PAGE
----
Posts Tagged ‘Reordering Trinity’
Book Review: Reordering the Trinity
Author: Rodrick K. Durst
Publisher: Kregel Academic
Reordering the Trinity: Six Movements of God in the New Testament
Reordering the Trinity is a very interesting book that can inspire great conversation with Rodrick Durst’s observations and thesis ideas concerning the nature and movement of the Trinity as revealed in the New Testament Scriptures.
While I’m not personally convinced of Durst’s defense of his thesis, being unsure that we can reduce the ordering of the persons of the Trinity (Father, Son, and Holy Spirit) to a formulaic purpose of intent regarding their placement of order, I do find the argument very interesting.
In a very brief synopsis, Durst presents his case to support the idea that on the basis of the specific order of the persons of the Trinitarian mentions found in the New Testament, we are able to understand purposeful mission of God. In Part Two of his work, Durst lays out his explanation through the following “Trinitarian Matrix”:
- The Sending Triad – (Father-Son-Spirit) – Missional Order
- The Saving Triad – (Son-Spirit-Father) – Regenerative Order
- The Indwelling Triad – (Son-Father-Spirit) – Christological Witness
- The Standing Triad – (Spirit-Father-Son) – The Sanctifying Order
- The Shaping Triad – (Father-Spirit-Son) – Spiritual Formation Order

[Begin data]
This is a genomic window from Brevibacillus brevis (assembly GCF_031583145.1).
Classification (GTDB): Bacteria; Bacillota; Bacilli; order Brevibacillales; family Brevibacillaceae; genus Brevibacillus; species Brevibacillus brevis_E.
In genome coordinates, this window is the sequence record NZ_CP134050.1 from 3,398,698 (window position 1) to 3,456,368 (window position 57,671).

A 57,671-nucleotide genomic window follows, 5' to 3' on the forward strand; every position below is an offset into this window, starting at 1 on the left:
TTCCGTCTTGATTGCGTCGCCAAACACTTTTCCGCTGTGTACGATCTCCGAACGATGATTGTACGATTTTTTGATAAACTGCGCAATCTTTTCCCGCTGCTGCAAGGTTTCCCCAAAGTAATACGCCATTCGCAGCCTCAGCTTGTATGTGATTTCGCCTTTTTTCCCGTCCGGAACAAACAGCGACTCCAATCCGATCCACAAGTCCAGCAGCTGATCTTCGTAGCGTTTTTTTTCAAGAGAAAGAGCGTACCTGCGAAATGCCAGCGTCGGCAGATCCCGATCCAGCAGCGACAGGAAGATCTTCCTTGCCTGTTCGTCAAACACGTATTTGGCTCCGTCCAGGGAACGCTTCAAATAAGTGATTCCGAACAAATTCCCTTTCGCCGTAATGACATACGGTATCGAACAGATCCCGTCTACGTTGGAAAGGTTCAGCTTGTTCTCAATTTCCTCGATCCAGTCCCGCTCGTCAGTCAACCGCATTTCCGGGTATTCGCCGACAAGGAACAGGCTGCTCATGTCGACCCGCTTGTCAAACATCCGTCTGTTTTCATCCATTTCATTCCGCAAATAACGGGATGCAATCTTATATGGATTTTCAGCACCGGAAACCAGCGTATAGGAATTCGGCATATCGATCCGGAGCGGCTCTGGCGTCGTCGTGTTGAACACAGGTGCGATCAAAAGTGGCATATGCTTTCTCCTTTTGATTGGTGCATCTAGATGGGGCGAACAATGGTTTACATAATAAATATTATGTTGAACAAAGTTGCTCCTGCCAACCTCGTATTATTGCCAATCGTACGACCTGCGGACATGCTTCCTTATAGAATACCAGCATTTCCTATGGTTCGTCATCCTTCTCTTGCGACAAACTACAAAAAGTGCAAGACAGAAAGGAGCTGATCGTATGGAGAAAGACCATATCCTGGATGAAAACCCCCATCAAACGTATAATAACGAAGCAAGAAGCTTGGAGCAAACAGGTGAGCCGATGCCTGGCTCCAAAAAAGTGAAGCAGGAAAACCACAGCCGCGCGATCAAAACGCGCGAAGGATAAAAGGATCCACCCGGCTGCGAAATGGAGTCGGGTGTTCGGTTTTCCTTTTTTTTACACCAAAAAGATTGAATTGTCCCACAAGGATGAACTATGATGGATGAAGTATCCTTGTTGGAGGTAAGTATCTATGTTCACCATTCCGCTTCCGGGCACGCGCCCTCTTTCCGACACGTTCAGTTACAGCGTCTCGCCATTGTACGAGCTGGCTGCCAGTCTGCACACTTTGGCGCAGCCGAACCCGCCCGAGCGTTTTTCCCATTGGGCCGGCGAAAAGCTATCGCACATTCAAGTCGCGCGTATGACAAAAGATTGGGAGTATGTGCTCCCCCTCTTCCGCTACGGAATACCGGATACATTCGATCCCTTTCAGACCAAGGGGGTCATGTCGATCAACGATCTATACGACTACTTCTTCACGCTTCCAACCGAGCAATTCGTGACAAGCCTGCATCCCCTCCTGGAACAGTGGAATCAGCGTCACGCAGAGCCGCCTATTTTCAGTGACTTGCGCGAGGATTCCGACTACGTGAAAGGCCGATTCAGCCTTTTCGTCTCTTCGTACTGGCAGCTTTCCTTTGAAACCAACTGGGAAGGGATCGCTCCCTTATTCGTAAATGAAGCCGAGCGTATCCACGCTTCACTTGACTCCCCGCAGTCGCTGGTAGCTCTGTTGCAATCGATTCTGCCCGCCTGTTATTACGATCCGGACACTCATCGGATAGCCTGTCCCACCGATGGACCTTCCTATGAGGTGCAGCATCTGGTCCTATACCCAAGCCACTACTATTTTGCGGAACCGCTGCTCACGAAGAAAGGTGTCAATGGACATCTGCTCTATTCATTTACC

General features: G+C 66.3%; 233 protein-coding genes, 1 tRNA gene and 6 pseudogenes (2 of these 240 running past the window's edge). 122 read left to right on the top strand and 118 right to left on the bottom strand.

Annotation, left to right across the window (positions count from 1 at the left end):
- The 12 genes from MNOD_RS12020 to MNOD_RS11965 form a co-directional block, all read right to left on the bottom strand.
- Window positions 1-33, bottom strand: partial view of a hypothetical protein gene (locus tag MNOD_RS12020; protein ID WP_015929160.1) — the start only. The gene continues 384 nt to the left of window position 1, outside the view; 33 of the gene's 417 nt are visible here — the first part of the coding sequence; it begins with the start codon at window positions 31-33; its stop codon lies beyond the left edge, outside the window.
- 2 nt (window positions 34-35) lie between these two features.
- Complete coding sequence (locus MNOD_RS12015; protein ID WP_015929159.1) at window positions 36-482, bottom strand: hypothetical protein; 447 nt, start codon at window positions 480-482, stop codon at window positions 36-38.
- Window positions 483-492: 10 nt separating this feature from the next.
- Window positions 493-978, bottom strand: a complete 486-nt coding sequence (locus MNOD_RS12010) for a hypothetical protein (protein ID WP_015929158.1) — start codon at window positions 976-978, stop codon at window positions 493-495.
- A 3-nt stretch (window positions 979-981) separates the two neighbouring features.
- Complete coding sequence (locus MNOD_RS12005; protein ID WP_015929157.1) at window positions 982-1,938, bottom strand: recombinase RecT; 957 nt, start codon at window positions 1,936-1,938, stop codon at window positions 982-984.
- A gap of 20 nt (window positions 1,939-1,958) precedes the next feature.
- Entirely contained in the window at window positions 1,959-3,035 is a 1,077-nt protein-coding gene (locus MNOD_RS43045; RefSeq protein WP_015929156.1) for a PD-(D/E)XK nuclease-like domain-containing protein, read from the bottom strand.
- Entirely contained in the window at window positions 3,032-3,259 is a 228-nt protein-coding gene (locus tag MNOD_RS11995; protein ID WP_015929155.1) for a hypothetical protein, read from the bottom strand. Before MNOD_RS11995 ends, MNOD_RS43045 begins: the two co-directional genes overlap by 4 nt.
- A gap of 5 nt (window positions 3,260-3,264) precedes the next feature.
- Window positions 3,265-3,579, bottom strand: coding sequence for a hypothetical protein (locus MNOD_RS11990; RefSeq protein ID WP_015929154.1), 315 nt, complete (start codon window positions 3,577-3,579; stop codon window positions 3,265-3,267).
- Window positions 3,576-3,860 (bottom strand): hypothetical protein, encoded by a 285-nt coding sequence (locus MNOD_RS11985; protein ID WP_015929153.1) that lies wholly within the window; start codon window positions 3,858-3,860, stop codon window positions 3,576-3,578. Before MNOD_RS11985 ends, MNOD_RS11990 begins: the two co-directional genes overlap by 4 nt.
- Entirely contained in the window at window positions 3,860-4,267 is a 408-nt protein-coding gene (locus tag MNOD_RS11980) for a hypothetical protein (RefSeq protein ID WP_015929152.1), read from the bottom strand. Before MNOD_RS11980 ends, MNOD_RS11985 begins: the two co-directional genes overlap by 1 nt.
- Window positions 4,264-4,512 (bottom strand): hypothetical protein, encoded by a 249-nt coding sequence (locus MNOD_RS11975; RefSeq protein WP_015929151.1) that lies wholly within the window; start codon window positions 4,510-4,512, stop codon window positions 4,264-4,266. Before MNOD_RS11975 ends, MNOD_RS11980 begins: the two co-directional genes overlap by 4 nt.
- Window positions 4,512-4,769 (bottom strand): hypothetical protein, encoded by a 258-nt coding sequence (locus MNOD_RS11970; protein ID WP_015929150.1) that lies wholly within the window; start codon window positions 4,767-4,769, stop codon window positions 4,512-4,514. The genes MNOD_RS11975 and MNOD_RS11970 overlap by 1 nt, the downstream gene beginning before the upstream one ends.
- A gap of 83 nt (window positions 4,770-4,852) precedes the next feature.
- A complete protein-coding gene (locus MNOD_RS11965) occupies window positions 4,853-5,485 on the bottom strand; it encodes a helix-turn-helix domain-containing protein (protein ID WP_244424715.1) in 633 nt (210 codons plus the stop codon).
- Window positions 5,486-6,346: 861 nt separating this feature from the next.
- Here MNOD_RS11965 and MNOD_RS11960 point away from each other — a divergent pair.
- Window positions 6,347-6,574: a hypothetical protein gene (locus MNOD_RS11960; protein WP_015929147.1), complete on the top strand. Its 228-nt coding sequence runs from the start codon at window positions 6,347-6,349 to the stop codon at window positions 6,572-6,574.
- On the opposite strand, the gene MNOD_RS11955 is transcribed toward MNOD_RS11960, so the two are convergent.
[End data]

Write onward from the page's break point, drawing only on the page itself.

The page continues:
- The Uniting Triad – (Spirit-Son-Father) – The Ecclesial Order
As I have mentioned previously, the conversation in this book is very intriguing. The author has done a commendable job of presenting his thesis. There is a wealth of information presented in a very conversational tone. It has been my experience that deep conversations about the work of the Trinity are rare in the travels of my fellow Christian learners. I think Durst’s book can be a valuable tool to ignite these conversations and he has been thoughtful to include discussion starter questions at the end of each chapter.
Finally, I add this thought; the appendices, bibliography, and index reference are worth the investment of the book. Durst has included a number of tables and charts, a glossary of terms, and a host of additional tools helpful with experiential exercises. As mentioned, the bibliography is one of the more extensive I’ve encountered in my Trinitarian studies and I found it fairly represented across a broad steam of traditions and doctrinal representations. I will reiterate my lack of conviction concerning Durst’s proposition, but I am highly impressed with his study and will value his work as a very respectable resource for my continuing studies.